Creation of the New Cosmic Rays Observatory in Izaña (ICaRO)
The ICaRO Cosmic Rays Observatory has been installed at the Izaña Atmospheric Observatory. Cosmic rays are highly energetic particles that originate from outer space and constantly penetrate interplanetary space and the Earth’s atmosphere. Fortunately for life on Earth, not all cosmic rays reach the Earth’s surface; the magnetosphere and the Earth’s atmosphere act as a natural protective layer against them. Magnetic rigidity is the physical magnitude that determines the threshold at which a cosmic ray can produce secondary particles that may reach the Earth’s surface. In turn, the minimum magnetic rigidity that a charged particle must have in order to penetrate the magnetosphere and the Earth’s atmosphere, and produce particles capable of reaching Earth’s surface from outer space, is known as the vertical rigidity threshold.
In particular, due to its geographical location and altitude of 2373 meters above sea level, the Izaña Atmospheric Observatory has a calculated vertical rigidity threshold of 11.5 GV. This means that only those particles exceeding this rigidity level will be able to reach the new detector.
ICaRO is the second of its kind to be installed in Spain; the first one is located at the Spanish Antarctic Base Juan Carlos I. It is dedicated to observing secondary cosmic rays, particularly neutrons and muons, and in the case of the latter, also their direction of incidence.
Currently, there is an organization that collects data from these types of detectors, the Global Neutron Monitor Network (https://www.nmdb.eu), or NMDB for short. Having measurements from different stations with distinct vertical cutoff rigidities is a powerful tool for various scientific investigations. ICaRO’s elevation above sea level and cutoff rigidity position it as an exceptional detector, filling a gap in the NMDB. Moreover, it enables the observation of neutrons generated during highly energetic solar events, facilitates solar activity monitoring, and enables the study of interactions between cosmic rays and solar energetic particles within the atmosphere.
ICaRO was installed in IZO in late February 2023, made possible through collaborative efforts between the University of Alcalá and the Izaña Atmospheric Research Center (IARC), operating under the State Meteorological Agency (AEMET).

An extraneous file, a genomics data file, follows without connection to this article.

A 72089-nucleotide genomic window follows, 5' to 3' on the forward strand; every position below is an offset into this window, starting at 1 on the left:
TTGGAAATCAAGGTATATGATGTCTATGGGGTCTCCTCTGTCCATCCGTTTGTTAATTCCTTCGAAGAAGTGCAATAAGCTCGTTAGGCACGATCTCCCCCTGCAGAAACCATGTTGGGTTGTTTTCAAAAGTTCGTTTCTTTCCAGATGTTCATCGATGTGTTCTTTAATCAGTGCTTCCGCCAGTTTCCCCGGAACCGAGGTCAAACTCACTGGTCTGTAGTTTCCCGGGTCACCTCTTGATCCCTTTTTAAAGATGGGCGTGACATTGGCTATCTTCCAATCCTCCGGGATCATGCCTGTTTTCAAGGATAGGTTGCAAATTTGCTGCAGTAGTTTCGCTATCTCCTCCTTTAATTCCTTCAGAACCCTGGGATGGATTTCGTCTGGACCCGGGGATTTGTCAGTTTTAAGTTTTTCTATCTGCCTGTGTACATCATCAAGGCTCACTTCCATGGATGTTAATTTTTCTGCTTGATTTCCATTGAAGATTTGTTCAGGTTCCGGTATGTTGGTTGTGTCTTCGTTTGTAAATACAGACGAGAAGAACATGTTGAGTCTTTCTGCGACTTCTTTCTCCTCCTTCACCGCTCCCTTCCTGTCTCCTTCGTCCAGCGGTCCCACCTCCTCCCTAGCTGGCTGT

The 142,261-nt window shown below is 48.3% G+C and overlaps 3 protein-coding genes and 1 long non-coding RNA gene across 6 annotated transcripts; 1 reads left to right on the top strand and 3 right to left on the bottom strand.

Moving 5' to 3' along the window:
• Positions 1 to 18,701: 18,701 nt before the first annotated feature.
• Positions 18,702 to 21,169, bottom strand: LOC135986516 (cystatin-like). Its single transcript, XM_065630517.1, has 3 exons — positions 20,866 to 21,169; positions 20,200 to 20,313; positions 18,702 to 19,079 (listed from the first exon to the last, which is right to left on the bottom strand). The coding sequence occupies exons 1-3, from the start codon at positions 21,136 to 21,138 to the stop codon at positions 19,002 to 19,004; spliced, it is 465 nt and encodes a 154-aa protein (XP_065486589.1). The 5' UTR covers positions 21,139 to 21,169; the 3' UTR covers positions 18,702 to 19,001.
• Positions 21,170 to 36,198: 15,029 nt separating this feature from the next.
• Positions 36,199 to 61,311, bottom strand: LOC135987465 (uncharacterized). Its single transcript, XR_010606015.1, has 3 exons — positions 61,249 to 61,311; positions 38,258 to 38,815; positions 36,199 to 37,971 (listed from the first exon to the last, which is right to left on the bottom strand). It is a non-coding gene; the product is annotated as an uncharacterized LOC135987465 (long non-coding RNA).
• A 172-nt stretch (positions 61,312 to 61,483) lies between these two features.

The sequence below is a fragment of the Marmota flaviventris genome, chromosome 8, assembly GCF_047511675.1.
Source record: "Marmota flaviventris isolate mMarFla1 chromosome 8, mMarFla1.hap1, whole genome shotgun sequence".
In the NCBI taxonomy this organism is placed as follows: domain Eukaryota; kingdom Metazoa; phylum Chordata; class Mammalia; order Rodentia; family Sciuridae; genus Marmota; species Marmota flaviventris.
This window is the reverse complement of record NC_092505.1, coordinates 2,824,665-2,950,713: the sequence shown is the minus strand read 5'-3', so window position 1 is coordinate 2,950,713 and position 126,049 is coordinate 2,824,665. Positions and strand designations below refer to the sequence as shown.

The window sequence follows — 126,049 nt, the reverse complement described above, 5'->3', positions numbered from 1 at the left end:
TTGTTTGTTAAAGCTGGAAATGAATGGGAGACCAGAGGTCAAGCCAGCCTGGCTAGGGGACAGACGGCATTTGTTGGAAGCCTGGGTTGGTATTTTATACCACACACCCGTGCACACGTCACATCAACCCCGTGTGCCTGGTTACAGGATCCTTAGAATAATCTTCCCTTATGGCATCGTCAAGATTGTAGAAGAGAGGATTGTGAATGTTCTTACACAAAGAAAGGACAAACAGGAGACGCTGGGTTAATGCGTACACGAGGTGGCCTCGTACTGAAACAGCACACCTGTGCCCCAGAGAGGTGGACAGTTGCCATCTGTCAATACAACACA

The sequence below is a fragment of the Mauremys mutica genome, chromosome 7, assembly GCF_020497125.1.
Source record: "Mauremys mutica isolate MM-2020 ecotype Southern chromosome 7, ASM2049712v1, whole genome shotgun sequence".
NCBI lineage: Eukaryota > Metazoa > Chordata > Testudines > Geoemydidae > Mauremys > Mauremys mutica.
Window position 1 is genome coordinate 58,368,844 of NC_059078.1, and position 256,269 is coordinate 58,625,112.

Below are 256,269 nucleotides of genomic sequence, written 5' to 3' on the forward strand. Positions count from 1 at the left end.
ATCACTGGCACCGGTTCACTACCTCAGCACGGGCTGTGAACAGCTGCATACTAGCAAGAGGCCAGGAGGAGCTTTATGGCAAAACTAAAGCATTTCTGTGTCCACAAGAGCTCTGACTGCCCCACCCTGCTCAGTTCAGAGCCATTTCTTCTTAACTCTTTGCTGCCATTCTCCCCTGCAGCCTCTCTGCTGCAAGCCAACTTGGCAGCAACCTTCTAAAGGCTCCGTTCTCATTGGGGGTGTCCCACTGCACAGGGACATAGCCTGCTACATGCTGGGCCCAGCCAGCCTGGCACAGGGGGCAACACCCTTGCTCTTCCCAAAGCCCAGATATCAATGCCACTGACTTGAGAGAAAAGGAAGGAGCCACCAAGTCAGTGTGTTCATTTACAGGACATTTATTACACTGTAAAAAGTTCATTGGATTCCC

Figure 1. (a) ICaRO’s Location at IZO, in the Comet Hangar, and (b) ICaRO Installation with the University of Alcalá and AEMET Team.
While ICaRO is still in the process of being commissioned, it has been consistently generating stable data since its installation. Figure 2 shows a solar event recorded by the reference instrument CaLMA (Castilla-La Mancha Neutron Monitor). This is a Forbush decrease, named after the American physicist Scott E. Forbush, who pioneered the study of the relationship between solar disturbances and variations in cosmic ray intensity in the 1930s. These Forbush decreases specifically refer to the temporary reduction in the amount of cosmic rays reaching the Earth due to interferences caused by solar activity.
This event, which occurred in early May 2023, was captured by ICaRO during the final stage (decreasing phase) and throughout the entire recovery phase.
Figure 2: Forbush Decrease observed by CaLMa in early May (top panel). The lack of data in early May was due to an issue in the acquisition system, although this did not prevent the partial observation by ICaRO.
Once its implementation is complete, this observatory will provide the unique capability to observe both galactic neutrons and muons as well as those emerging during solar events, enabling continuous monitoring of solar activity. Moreover, it enables the investigation of the intricate interactions between cosmic rays and energetic particles originating from the Sun within the atmospheric environment. These investigations yield significant insights in the context of space weather and its ramifications.